Watford striker Troy Deeney says there is probably one gay or bisexual player in each team
Last Updated: 15/06/20 5:16pm
Watford captain Troy Deeney believes there is probably one gay or bisexual player in every football team and says "there is now a bigger platform than ever" to be out as a professional athlete.
While several current top women players who are lesbian or bisexual are out, there has still yet to be a high-profile gay or bi equivalent among their male counterparts.
Former Aston Villa and Germany midfielder Thomas Hitzlsperger first spoke publicly of being a gay man in football in 2014 following his retirement.
The late Justin Fashanu came out in 1990 while between clubs, and went on to play league football in both England and Scotland.
Talking on the BBC Podcast, Grounded with Louis Theroux, Deeney said: "I would go on record saying that there is probably one gay or bi person in every football team. They're there, they are 100 per cent there.
"I think people that are gay or from that community definitely are very worried about having to shoulder the responsibility of being the first. I think once the first comes out, there would be loads.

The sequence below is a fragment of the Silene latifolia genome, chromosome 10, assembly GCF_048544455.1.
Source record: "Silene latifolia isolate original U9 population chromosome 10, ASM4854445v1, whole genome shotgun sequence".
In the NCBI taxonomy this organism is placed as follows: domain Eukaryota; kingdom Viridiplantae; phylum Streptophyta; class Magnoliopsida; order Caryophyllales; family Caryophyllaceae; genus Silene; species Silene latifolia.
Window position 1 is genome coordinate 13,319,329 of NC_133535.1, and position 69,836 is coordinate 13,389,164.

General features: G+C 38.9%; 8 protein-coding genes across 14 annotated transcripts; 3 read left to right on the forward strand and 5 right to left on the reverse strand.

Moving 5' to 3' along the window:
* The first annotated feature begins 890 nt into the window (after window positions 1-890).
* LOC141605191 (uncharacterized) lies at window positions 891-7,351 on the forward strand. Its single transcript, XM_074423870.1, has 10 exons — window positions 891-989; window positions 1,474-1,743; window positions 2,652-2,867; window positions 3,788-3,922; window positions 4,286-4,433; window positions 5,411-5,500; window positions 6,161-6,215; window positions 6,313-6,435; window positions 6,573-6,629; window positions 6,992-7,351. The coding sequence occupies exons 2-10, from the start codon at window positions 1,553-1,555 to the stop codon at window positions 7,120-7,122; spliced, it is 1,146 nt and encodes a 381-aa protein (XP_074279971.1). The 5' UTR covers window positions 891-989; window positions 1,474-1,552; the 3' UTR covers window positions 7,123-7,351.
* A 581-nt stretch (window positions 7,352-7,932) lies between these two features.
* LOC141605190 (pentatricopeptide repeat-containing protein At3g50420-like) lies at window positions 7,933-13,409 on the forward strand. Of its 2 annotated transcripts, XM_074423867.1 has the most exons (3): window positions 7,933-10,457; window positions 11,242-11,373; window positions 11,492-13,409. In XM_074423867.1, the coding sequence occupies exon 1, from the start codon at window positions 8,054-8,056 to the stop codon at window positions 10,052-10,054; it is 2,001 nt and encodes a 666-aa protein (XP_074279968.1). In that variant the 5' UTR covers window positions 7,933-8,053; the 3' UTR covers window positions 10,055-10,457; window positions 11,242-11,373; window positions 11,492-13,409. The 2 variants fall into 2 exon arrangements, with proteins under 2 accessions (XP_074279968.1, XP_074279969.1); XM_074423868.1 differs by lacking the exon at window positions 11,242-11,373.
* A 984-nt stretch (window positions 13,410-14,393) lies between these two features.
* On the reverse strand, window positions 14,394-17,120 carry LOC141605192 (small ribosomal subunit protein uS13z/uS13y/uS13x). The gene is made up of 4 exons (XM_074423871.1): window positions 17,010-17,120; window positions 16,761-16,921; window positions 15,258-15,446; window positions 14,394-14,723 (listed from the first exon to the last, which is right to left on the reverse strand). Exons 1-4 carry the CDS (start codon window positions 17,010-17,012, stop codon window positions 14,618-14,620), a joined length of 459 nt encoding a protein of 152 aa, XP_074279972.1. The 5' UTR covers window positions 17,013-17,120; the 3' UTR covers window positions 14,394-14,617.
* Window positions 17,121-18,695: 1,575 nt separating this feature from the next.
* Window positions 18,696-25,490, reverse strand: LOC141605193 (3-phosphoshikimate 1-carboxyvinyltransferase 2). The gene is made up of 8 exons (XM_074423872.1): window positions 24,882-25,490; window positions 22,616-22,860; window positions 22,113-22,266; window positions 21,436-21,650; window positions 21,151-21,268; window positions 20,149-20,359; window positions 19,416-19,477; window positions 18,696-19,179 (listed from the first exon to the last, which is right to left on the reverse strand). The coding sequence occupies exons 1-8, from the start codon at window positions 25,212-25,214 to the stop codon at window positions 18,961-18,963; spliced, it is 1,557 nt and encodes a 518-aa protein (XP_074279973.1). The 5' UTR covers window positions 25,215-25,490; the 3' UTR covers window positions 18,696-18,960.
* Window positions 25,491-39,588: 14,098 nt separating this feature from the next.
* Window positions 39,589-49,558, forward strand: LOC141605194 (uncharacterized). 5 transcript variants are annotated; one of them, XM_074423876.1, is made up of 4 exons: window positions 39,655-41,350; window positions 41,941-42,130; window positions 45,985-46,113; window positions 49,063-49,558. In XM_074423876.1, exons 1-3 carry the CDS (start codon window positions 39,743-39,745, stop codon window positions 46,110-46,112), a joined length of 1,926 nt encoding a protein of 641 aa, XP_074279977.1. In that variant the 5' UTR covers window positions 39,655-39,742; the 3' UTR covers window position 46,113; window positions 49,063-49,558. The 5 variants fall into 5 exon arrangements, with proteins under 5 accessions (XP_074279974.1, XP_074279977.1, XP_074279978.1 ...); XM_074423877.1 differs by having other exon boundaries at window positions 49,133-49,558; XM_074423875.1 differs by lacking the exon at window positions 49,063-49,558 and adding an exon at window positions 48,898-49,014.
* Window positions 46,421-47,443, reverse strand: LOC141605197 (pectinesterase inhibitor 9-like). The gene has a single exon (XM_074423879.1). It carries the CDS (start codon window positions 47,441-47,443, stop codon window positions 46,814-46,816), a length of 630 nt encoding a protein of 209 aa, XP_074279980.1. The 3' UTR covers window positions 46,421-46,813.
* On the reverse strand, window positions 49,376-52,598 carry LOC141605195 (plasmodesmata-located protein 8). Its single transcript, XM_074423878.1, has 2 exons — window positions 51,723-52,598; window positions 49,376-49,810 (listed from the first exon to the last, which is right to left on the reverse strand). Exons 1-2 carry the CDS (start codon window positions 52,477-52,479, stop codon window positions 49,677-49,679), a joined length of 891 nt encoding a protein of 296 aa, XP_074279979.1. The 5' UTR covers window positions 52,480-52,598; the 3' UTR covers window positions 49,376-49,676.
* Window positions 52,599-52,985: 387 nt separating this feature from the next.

"If they came out and said it, I genuinely believe you would get, in the first week, at least 100 people that went 'me too'. Just because they don't want to be the face of it."
Deeney, who returned to action for Watford in a friendly on Saturday ahead of the Premier League return, added: "I think there is now a bigger platform than ever to be a gay athlete of any nature.
"I also wonder why people finish football, rugby, whatever the sport it might be, and then go 'I am gay'. I feel like it must be a real heavy load to carry throughout all your whole sporting career."
LGBT campaign group Stonewall says it would welcome talking with Deeney about how a more "accepting environment" could be created for athletes.
"There's still work to do to make all levels of sport truly inclusive of LGBT people, and we'd love to chat with Troy Deeney about creating a more accepting environment for gay and bi male professional football players," said Stonewall director of sport Robbie de Santos.
"It's important that we all avoid speculating about players' sexual orientation, as this can spark a frenzy of people trying to guess who these players might be.
"No one should feel pressured to come out. To help make sure everyone feels free to be themselves in football, it's vital that allies - as fans, players, clubs and leading organisations - come out in support of LGBT rights and make sport a more accepting environment for all LGBT people.
"The more support there is, the easier it will become for athletes to be open about their sexuality. That's why our Rainbow Laces campaign focuses on getting more people to be visible and fierce supporters of LGBT equality in sport.
"We've seen real progress from across the football community as a whole to creating and championing an inclusive culture for all LGBT people. Our work won't be finished until all LGBT people, from fans to players alike, are accepted without exception."